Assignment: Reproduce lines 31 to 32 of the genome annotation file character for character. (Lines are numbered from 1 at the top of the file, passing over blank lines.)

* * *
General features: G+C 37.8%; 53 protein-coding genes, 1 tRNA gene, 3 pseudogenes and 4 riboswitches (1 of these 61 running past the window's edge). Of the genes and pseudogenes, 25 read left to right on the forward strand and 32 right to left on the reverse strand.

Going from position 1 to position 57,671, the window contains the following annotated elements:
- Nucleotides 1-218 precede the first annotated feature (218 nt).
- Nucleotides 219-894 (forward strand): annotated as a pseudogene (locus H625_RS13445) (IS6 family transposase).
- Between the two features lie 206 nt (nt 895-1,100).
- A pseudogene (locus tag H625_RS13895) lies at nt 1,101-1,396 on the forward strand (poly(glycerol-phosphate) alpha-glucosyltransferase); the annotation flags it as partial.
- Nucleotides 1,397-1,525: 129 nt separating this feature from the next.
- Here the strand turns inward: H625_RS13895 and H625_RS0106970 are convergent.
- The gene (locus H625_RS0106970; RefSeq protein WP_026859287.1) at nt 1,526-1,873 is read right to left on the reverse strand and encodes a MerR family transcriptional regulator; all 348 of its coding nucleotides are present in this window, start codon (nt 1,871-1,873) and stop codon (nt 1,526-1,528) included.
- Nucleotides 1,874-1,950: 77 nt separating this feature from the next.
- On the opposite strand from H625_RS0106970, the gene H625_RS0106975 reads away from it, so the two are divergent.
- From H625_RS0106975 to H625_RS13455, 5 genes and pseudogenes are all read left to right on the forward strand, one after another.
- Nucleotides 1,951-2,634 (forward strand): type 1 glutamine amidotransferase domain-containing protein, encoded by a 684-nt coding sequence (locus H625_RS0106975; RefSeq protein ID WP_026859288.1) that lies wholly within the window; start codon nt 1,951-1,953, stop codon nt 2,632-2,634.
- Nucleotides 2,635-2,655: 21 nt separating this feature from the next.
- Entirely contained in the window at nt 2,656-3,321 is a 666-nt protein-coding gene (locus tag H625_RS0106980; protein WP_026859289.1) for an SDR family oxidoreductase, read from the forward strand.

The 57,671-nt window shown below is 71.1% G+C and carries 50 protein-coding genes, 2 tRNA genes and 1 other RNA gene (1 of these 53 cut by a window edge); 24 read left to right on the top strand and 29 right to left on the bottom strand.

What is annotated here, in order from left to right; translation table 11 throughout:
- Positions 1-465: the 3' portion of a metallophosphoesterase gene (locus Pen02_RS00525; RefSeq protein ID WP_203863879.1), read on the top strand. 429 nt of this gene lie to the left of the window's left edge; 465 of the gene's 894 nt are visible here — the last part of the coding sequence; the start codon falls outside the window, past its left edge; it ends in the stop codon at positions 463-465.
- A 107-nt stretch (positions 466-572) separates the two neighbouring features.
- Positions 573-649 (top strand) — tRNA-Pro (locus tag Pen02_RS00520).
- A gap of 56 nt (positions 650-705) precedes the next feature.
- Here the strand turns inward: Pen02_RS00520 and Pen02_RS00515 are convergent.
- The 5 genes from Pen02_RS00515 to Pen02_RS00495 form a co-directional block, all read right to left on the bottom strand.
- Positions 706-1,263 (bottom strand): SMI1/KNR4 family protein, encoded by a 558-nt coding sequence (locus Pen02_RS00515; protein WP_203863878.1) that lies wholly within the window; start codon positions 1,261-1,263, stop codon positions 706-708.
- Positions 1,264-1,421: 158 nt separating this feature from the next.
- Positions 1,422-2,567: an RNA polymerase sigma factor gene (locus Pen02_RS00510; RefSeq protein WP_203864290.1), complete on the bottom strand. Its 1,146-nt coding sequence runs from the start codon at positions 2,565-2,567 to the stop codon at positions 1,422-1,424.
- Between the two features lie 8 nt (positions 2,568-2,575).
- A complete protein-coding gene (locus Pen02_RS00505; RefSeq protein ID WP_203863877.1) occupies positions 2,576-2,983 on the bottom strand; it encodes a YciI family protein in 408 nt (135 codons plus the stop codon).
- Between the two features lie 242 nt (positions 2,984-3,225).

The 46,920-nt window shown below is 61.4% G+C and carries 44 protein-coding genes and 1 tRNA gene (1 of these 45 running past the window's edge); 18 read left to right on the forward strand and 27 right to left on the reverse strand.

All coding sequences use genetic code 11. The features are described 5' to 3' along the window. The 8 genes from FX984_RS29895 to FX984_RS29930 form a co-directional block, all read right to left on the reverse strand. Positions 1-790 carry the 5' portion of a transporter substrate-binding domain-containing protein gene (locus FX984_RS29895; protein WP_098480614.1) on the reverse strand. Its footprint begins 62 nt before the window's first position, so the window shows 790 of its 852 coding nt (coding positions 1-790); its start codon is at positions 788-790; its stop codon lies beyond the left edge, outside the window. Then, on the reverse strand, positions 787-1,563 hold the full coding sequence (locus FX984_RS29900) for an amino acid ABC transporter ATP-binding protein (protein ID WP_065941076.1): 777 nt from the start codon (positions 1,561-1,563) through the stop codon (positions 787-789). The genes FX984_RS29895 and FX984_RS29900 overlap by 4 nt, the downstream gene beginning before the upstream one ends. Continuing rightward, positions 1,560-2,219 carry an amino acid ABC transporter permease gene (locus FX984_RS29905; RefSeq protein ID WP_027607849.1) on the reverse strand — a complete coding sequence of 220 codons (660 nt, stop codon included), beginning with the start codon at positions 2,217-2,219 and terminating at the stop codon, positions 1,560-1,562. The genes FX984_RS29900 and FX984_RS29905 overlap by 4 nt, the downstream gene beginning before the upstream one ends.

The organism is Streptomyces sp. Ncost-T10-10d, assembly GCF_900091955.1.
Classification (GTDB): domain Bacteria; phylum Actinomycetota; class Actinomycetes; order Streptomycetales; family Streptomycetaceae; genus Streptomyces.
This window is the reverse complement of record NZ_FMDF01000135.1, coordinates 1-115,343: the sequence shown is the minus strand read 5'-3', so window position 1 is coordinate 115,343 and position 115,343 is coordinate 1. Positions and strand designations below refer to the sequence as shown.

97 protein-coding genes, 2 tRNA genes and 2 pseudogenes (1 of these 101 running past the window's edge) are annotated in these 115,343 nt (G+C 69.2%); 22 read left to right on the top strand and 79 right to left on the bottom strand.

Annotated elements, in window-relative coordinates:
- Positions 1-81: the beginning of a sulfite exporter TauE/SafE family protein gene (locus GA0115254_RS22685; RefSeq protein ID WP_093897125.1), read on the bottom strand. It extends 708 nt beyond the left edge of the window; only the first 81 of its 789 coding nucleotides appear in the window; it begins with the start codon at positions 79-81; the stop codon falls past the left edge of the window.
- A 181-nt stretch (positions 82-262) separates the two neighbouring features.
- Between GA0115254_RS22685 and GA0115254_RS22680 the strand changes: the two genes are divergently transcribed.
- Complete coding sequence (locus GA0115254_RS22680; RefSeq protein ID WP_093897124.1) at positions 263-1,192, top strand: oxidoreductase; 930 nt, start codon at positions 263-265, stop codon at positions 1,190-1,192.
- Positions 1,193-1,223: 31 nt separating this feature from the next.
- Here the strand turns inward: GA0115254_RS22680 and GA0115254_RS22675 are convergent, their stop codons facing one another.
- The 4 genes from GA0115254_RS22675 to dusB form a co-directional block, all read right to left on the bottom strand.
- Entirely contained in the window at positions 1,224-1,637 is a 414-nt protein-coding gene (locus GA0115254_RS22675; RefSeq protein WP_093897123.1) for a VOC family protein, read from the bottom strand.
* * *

All coding sequences use genetic code 11. The features are described 5' to 3' along the window. The 8 genes from FX984_RS29895 to FX984_RS29930 form a co-directional block, all read right to left on the reverse strand. Positions 1-790 carry the 5' portion of a transporter substrate-binding domain-containing protein gene (locus FX984_RS29895; protein WP_098480614.1) on the reverse strand. Its footprint begins 62 nt before the window's first position, so the window shows 790 of its 852 coding nt (coding positions 1-790); its start codon is at positions 788-790; its stop codon lies beyond the left edge, outside the window. Then, on the reverse strand, positions 787-1,563 hold the full coding sequence (locus FX984_RS29900) for an amino acid ABC transporter ATP-binding protein (protein ID WP_065941076.1): 777 nt from the start codon (positions 1,561-1,563) through the stop codon (positions 787-789). The genes FX984_RS29895 and FX984_RS29900 overlap by 4 nt, the downstream gene beginning before the upstream one ends. Continuing rightward, positions 1,560-2,219 carry an amino acid ABC transporter permease gene (locus FX984_RS29905; RefSeq protein ID WP_027607849.1) on the reverse strand — a complete coding sequence of 220 codons (660 nt, stop codon included), beginning with the start codon at positions 2,217-2,219 and terminating at the stop codon, positions 1,560-1,562. The genes FX984_RS29900 and FX984_RS29905 overlap by 4 nt, the downstream gene beginning before the upstream one ends.

The organism is Streptomyces sp. Ncost-T10-10d, assembly GCF_900091955.1.